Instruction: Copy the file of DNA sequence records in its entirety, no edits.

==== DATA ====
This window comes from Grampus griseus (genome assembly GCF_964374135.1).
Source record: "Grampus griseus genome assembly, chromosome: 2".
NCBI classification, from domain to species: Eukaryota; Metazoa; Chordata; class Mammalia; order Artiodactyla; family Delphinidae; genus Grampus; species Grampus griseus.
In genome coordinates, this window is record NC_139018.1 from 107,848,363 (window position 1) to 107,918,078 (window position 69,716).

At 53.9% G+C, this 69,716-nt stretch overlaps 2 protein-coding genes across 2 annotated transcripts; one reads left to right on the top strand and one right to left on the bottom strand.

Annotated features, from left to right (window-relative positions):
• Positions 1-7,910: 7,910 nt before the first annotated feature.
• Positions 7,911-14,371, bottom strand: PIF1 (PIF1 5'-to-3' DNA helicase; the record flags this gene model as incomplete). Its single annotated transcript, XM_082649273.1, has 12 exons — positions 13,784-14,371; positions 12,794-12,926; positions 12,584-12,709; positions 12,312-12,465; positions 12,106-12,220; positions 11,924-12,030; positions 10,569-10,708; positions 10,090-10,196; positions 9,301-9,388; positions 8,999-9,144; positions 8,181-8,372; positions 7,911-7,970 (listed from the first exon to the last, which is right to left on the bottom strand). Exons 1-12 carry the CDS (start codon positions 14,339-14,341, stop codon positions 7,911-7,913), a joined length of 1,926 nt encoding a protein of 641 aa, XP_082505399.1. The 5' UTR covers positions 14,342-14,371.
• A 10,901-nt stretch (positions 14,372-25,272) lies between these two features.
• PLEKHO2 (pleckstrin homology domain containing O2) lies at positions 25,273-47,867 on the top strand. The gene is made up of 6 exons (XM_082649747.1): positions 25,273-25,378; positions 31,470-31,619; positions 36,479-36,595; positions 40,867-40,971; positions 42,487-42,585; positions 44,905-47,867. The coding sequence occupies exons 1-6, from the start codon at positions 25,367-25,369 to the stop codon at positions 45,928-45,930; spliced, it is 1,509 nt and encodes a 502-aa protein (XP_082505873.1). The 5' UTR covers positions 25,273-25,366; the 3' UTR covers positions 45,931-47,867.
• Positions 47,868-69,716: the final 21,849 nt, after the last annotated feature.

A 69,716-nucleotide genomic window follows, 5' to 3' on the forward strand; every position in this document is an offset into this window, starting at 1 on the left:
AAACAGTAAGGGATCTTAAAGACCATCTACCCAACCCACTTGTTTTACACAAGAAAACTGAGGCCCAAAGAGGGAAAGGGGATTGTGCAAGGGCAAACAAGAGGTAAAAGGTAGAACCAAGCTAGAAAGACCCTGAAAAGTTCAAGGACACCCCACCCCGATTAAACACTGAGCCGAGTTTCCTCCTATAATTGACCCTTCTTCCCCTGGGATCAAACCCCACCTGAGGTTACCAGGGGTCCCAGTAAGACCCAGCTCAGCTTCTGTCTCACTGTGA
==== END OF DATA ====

This window comes from Grampus griseus (genome assembly GCF_964374135.1).
Source record: "Grampus griseus genome assembly, chromosome: 2".
NCBI classification, from domain to species: Eukaryota; Metazoa; Chordata; class Mammalia; order Artiodactyla; family Delphinidae; genus Grampus; species Grampus griseus.
In genome coordinates, this window is record NC_139018.1 from 107,848,363 (window position 1) to 107,918,078 (window position 69,716).

At 53.9% G+C, this 69,716-nt stretch overlaps 2 protein-coding genes across 2 annotated transcripts; one reads left to right on the top strand and one right to left on the bottom strand.

Annotated features, from left to right (window-relative positions):
• Positions 1-7,910: 7,910 nt before the first annotated feature.
• Positions 7,911-14,371, bottom strand: PIF1 (PIF1 5'-to-3' DNA helicase; the record flags this gene model as incomplete). Its single annotated transcript, XM_082649273.1, has 12 exons — positions 13,784-14,371; positions 12,794-12,926; positions 12,584-12,709; positions 12,312-12,465; positions 12,106-12,220; positions 11,924-12,030; positions 10,569-10,708; positions 10,090-10,196; positions 9,301-9,388; positions 8,999-9,144; positions 8,181-8,372; positions 7,911-7,970 (listed from the first exon to the last, which is right to left on the bottom strand). Exons 1-12 carry the CDS (start codon positions 14,339-14,341, stop codon positions 7,911-7,913), a joined length of 1,926 nt encoding a protein of 641 aa, XP_082505399.1. The 5' UTR covers positions 14,342-14,371.
• A 10,901-nt stretch (positions 14,372-25,272) lies between these two features.
• PLEKHO2 (pleckstrin homology domain containing O2) lies at positions 25,273-47,867 on the top strand. The gene is made up of 6 exons (XM_082649747.1): positions 25,273-25,378; positions 31,470-31,619; positions 36,479-36,595; positions 40,867-40,971; positions 42,487-42,585; positions 44,905-47,867. The coding sequence occupies exons 1-6, from the start codon at positions 25,367-25,369 to the stop codon at positions 45,928-45,930; spliced, it is 1,509 nt and encodes a 502-aa protein (XP_082505873.1). The 5' UTR covers positions 25,273-25,366; the 3' UTR covers positions 45,931-47,867.
• Positions 47,868-69,716: the final 21,849 nt, after the last annotated feature.

A 69,716-nucleotide genomic window follows, 5' to 3' on the forward strand; every position in this document is an offset into this window, starting at 1 on the left:
AAACAGTAAGGGATCTTAAAGACCATCTACCCAACCCACTTGTTTTACACAAGAAAACTGAGGCCCAAAGAGGGAAAGGGGATTGTGCAAGGGCAAACAAGAGGTAAAAGGTAGAACCAAGCTAGAAAGACCCTGAAAAGTTCAAGGACACCCCACCCCGATTAAACACTGAGCCGAGTTTCCTCCTATAATTGACCCTTCTTCCCCTGGGATCAAACCCCACCTGAGGTTACCAGGGGTCCCAGTAAGACCCAGCTCAGCTTCTGTCTCACTGTGA